Use of Similar Fact Evidence in Employment Proceedings – Guideline Ruling

In a criminal context, prosecutors often rely on similar fact evidence in order to show that a defendant has a propensity to behave in a particular way – but can such evidence also be deployed in employment proceedings? The Employment Appeal Tribunal (EAT) focused on that issue in a guideline…

Mar 01, 2021

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In a criminal context, prosecutors often rely on similar fact evidence in order to show that a defendant has a propensity to behave in a particular way – but can such evidence also be deployed in employment proceedings? The Employment Appeal Tribunal (EAT) focused on that issue in a guideline case.

The case concerned an energy broker who complained to an Employment Tribunal (ET) that unlawful deductions had been made from her wages in that she had not been paid all commissions due to her. She valued her claim at around £450,000. In resisting her claim, however, her former employer alleged that she had missold contracts and deliberately submitted inflated commission claims.

The employer sought to rely on a statement from the CEO of a subsequent employer to the effect that she had been dismissed for gross misconduct after making false commission claims. It also wished to submit evidence that, when she left a previous job, she was under investigation for allegedly claiming commissions to which she was not entitled. Following a preliminary hearing, however, the ET refused the employer permission to adduce any of that similar fact evidence.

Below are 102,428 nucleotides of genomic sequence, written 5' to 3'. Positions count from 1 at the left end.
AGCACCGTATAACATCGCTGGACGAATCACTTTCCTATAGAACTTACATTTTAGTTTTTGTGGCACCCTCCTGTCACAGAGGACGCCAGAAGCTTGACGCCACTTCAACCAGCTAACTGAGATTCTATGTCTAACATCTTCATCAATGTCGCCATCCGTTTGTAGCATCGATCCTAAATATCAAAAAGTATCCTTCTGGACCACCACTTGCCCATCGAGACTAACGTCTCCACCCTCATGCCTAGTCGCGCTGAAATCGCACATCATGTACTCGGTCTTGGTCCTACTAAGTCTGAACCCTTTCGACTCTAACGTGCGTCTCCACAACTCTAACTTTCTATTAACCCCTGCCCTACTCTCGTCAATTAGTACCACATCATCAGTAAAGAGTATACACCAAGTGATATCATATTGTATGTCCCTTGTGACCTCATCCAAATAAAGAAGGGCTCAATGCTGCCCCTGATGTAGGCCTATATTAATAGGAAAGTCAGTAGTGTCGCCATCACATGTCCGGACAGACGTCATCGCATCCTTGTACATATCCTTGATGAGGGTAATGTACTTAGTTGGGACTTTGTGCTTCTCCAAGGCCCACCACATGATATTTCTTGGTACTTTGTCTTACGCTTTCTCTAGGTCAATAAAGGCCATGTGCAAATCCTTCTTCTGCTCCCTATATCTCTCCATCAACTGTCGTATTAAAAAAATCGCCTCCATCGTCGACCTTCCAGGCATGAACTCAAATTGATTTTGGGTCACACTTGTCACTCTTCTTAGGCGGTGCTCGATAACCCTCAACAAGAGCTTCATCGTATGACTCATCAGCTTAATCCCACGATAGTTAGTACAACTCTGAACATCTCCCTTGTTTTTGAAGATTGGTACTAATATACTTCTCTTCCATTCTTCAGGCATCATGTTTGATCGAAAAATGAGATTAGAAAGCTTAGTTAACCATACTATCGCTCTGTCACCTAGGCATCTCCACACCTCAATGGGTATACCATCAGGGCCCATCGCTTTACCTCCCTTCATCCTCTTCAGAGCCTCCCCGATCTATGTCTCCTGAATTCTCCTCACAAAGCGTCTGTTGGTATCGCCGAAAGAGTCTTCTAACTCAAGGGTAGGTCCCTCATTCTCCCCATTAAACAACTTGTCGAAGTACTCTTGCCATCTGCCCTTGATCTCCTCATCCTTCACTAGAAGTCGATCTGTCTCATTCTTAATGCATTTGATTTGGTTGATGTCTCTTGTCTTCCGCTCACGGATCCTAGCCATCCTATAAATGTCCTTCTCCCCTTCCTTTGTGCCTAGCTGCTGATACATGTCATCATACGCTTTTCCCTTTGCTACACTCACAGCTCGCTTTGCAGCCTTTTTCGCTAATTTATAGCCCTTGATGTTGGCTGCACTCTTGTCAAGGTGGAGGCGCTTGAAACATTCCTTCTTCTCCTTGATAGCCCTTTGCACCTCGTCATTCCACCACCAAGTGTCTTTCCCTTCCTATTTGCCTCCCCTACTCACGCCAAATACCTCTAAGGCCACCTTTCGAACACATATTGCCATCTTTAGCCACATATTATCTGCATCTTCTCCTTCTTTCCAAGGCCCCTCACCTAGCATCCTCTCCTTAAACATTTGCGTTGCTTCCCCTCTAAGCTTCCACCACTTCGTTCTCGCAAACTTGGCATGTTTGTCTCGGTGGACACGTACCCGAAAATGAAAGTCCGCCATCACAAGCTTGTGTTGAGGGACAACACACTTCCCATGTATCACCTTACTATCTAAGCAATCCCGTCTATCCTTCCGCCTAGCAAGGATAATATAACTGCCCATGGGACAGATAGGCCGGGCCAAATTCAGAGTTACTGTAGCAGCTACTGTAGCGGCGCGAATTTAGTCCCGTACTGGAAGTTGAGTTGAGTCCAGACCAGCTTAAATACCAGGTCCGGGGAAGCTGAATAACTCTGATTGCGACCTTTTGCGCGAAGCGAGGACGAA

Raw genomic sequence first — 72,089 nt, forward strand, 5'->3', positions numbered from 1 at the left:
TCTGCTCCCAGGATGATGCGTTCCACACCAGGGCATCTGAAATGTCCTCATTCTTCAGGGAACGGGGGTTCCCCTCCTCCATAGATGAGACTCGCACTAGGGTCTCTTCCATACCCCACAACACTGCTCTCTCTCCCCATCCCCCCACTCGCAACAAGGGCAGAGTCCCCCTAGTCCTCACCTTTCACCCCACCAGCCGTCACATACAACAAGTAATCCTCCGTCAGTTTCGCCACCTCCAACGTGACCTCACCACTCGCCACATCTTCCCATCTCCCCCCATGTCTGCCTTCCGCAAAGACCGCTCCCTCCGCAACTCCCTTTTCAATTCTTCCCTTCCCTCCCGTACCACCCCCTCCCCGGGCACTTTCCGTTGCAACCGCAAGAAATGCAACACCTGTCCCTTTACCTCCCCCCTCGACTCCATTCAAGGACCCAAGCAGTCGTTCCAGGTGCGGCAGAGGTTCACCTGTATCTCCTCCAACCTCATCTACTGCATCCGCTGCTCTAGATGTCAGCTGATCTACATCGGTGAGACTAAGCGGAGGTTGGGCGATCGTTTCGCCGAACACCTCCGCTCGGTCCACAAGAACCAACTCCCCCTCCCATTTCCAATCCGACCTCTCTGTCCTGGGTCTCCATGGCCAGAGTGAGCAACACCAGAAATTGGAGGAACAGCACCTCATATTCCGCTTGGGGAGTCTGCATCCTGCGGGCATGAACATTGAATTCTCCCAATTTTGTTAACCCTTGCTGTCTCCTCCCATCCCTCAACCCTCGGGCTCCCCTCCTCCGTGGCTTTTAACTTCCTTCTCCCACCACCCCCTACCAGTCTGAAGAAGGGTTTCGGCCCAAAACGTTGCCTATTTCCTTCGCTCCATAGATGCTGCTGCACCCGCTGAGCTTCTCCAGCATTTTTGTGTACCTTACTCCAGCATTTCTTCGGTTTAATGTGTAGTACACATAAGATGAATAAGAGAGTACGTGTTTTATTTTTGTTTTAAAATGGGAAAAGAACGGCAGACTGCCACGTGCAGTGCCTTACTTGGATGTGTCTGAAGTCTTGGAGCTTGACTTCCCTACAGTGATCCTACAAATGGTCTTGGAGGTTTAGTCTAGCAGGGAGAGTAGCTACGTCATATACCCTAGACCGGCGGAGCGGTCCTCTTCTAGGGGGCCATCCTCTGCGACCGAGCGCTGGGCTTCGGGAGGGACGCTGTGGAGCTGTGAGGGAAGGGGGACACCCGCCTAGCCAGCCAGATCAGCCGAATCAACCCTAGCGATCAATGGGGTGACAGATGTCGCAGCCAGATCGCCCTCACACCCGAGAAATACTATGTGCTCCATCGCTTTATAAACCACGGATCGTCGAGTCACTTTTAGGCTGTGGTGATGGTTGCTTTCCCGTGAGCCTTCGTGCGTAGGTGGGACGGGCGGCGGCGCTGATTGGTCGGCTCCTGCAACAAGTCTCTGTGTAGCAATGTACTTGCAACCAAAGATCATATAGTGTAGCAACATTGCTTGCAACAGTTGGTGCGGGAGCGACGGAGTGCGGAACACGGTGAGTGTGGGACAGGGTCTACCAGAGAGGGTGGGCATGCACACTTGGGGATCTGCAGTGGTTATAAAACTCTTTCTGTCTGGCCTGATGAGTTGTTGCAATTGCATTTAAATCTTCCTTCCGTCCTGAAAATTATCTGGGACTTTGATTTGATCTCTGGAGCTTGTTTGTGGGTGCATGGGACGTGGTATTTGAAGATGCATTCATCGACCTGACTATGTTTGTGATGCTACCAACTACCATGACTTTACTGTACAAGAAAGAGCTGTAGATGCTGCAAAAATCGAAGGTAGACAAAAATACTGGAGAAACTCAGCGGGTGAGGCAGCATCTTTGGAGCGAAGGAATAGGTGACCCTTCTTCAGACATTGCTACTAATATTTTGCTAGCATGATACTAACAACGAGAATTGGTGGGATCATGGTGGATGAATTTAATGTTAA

Upholding the employer’s challenge to that ruling, however, the EAT found that the ET had taken account of an irrelevant consideration when it cited the public interest in finality of litigation as a reason for excluding the evidence. Given the lengthy procedural history of the case, and the fact that a further hearing was inevitable in any event, that amounted to a clear error of law.

The EAT had no doubt that the similar fact evidence was potentially probative of an important issue in the case. Given that the case was to be heard by a professional employment judge, rather than a jury, there was little risk of the evidence distracting the attention of the decision-maker. On the basis that there was only one correct answer to the issue, the EAT granted the employer permission to rely on the evidence at the forthcoming hearing of the woman’s claim.

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